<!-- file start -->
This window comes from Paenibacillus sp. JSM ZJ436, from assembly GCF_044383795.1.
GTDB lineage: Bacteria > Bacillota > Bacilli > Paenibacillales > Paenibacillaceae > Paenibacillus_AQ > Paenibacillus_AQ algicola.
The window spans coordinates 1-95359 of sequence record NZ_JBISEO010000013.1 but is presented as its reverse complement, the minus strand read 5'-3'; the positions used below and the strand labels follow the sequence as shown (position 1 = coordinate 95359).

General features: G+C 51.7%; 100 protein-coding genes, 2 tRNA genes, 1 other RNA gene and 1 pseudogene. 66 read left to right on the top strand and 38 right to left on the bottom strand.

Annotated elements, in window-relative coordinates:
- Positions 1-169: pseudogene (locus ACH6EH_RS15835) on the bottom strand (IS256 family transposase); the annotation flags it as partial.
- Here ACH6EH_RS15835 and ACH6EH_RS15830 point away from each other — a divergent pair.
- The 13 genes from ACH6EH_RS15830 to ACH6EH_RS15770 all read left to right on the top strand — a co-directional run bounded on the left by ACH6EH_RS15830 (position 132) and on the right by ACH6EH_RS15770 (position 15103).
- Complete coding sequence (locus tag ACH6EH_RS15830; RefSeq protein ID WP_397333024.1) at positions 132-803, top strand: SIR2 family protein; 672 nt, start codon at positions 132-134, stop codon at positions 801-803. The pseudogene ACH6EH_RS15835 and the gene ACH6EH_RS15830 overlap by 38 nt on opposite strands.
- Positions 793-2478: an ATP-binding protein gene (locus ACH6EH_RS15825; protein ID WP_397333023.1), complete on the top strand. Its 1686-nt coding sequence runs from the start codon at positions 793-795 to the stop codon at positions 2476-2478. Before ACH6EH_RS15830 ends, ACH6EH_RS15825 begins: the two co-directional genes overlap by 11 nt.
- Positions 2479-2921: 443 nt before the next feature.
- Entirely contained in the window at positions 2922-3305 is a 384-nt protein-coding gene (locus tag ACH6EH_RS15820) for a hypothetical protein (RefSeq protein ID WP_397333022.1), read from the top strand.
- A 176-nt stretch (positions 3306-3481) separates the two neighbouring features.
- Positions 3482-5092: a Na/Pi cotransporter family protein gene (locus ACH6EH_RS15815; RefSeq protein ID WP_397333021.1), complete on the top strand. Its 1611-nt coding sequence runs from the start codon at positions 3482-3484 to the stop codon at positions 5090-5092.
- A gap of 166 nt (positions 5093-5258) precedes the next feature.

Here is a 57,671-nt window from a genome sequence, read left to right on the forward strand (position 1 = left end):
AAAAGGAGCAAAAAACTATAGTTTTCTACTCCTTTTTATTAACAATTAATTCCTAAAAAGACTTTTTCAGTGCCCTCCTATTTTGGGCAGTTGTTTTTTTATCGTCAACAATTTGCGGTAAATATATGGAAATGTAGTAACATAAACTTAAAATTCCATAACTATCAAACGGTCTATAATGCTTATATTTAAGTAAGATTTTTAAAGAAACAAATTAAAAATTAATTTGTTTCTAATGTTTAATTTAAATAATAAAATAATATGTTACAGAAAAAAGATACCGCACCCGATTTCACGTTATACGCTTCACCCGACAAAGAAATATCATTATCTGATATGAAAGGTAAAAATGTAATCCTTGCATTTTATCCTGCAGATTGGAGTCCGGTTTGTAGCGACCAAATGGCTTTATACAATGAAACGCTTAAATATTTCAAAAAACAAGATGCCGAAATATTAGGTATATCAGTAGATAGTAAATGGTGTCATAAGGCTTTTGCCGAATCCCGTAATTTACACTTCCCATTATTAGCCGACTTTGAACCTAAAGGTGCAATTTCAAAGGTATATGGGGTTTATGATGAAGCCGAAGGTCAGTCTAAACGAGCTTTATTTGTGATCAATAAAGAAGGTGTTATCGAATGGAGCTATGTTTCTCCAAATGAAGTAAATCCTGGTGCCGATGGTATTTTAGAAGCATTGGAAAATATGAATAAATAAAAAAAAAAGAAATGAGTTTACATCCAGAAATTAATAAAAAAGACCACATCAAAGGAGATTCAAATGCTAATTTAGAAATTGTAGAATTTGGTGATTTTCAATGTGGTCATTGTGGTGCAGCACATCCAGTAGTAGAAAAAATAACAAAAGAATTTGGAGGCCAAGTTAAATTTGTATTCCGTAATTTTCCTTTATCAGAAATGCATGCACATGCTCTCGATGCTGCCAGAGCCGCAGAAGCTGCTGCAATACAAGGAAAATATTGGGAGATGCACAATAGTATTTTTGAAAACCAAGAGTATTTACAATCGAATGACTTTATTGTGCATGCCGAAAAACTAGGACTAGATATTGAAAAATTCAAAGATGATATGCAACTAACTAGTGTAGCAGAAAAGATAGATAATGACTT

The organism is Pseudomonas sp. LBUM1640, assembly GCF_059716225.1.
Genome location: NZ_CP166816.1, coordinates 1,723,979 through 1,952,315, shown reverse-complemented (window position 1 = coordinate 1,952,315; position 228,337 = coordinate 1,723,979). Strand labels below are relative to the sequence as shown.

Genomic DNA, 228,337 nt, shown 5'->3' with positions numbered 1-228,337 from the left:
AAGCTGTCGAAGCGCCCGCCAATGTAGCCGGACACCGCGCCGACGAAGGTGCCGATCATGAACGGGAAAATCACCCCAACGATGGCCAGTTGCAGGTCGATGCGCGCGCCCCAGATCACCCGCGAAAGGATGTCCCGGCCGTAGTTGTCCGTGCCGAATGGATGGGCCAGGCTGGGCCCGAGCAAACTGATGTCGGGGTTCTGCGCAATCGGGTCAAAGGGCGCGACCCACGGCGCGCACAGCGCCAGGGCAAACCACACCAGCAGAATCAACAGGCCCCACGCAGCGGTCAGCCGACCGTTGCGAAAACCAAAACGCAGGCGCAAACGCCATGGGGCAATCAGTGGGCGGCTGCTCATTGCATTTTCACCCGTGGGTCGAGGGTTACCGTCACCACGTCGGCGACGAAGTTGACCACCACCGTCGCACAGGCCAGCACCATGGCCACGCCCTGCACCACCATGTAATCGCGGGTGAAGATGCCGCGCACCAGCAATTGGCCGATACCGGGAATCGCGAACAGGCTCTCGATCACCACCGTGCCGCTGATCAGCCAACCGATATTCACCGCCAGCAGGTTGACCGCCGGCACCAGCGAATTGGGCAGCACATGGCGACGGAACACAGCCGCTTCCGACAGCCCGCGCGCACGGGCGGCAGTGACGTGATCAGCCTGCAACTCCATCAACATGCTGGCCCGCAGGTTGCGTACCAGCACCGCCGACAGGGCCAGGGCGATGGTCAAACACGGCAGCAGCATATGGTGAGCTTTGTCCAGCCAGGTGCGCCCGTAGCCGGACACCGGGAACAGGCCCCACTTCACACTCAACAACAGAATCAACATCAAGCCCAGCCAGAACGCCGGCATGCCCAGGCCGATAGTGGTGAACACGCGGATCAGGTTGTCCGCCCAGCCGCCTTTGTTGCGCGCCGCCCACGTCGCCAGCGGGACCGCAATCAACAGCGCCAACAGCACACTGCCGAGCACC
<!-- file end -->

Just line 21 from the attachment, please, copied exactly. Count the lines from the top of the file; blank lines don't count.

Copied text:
AAGCTGTCGAAGCGCCCGCCAATGTAGCCGGACACCGCGCCGACGAAGGTGCCGATCATGAACGGGAAAATCACCCCAACGATGGCCAGTTGCAGGTCGATGCGCGCGCCCCAGATCACCCGCGAAAGGATGTCCCGGCCGTAGTTGTCCGTGCCGAATGGATGGGCCAGGCTGGGCCCGAGCAAACTGATGTCGGGGTTCTGCGCAATCGGGTCAAAGGGCGCGACCCACGGCGCGCACAGCGCCAGGGCAAACCACACCAGCAGAATCAACAGGCCCCACGCAGCGGTCAGCCGACCGTTGCGAAAACCAAAACGCAGGCGCAAACGCCATGGGGCAATCAGTGGGCGGCTGCTCATTGCATTTTCACCCGTGGGTCGAGGGTTACCGTCACCACGTCGGCGACGAAGTTGACCACCACCGTCGCACAGGCCAGCACCATGGCCACGCCCTGCACCACCATGTAATCGCGGGTGAAGATGCCGCGCACCAGCAATTGGCCGATACCGGGAATCGCGAACAGGCTCTCGATCACCACCGTGCCGCTGATCAGCCAACCGATATTCACCGCCAGCAGGTTGACCGCCGGCACCAGCGAATTGGGCAGCACATGGCGACGGAACACAGCCGCTTCCGACAGCCCGCGCGCACGGGCGGCAGTGACGTGATCAGCCTGCAACTCCATCAACATGCTGGCCCGCAGGTTGCGTACCAGCACCGCCGACAGGGCCAGGGCGATGGTCAAACACGGCAGCAGCATATGGTGAGCTTTGTCCAGCCAGGTGCGCCCGTAGCCGGACACCGGGAACAGGCCCCACTTCACACTCAACAACAGAATCAACATCAAGCCCAGCCAGAACGCCGGCATGCCCAGGCCGATAGTGGTGAACACGCGGATCAGGTTGTCCGCCCAGCCGCCTTTGTTGCGCGCCGCCCACGTCGCCAGCGGGACCGCAATCAACAGCGCCAACAGCACACTGCCGAGCACC